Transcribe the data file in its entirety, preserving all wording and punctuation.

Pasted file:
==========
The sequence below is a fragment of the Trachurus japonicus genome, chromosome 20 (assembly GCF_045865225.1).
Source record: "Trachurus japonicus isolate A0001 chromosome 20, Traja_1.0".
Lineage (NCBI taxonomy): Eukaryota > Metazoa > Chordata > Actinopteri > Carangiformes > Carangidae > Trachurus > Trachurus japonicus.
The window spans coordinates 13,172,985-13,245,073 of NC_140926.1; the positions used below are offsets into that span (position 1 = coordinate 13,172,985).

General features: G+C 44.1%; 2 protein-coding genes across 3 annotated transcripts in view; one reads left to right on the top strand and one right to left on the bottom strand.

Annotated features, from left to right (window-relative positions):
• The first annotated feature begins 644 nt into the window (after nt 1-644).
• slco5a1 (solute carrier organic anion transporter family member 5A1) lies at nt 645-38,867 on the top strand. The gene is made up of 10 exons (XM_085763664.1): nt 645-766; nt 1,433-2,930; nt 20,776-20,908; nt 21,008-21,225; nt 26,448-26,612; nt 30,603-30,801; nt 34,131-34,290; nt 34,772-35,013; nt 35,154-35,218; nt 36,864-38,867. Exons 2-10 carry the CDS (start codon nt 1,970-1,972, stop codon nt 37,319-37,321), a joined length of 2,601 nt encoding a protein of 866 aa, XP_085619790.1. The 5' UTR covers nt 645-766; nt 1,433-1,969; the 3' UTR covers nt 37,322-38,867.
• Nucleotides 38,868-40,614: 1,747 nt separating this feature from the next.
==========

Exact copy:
The sequence below is a fragment of the Trachurus japonicus genome, chromosome 20 (assembly GCF_045865225.1).
Source record: "Trachurus japonicus isolate A0001 chromosome 20, Traja_1.0".
Lineage (NCBI taxonomy): Eukaryota > Metazoa > Chordata > Actinopteri > Carangiformes > Carangidae > Trachurus > Trachurus japonicus.
The window spans coordinates 13,172,985-13,245,073 of NC_140926.1; the positions used below are offsets into that span (position 1 = coordinate 13,172,985).

General features: G+C 44.1%; 2 protein-coding genes across 3 annotated transcripts in view; one reads left to right on the top strand and one right to left on the bottom strand.

Annotated features, from left to right (window-relative positions):
• The first annotated feature begins 644 nt into the window (after nt 1-644).
• slco5a1 (solute carrier organic anion transporter family member 5A1) lies at nt 645-38,867 on the top strand. The gene is made up of 10 exons (XM_085763664.1): nt 645-766; nt 1,433-2,930; nt 20,776-20,908; nt 21,008-21,225; nt 26,448-26,612; nt 30,603-30,801; nt 34,131-34,290; nt 34,772-35,013; nt 35,154-35,218; nt 36,864-38,867. Exons 2-10 carry the CDS (start codon nt 1,970-1,972, stop codon nt 37,319-37,321), a joined length of 2,601 nt encoding a protein of 866 aa, XP_085619790.1. The 5' UTR covers nt 645-766; nt 1,433-1,969; the 3' UTR covers nt 37,322-38,867.
• Nucleotides 38,868-40,614: 1,747 nt separating this feature from the next.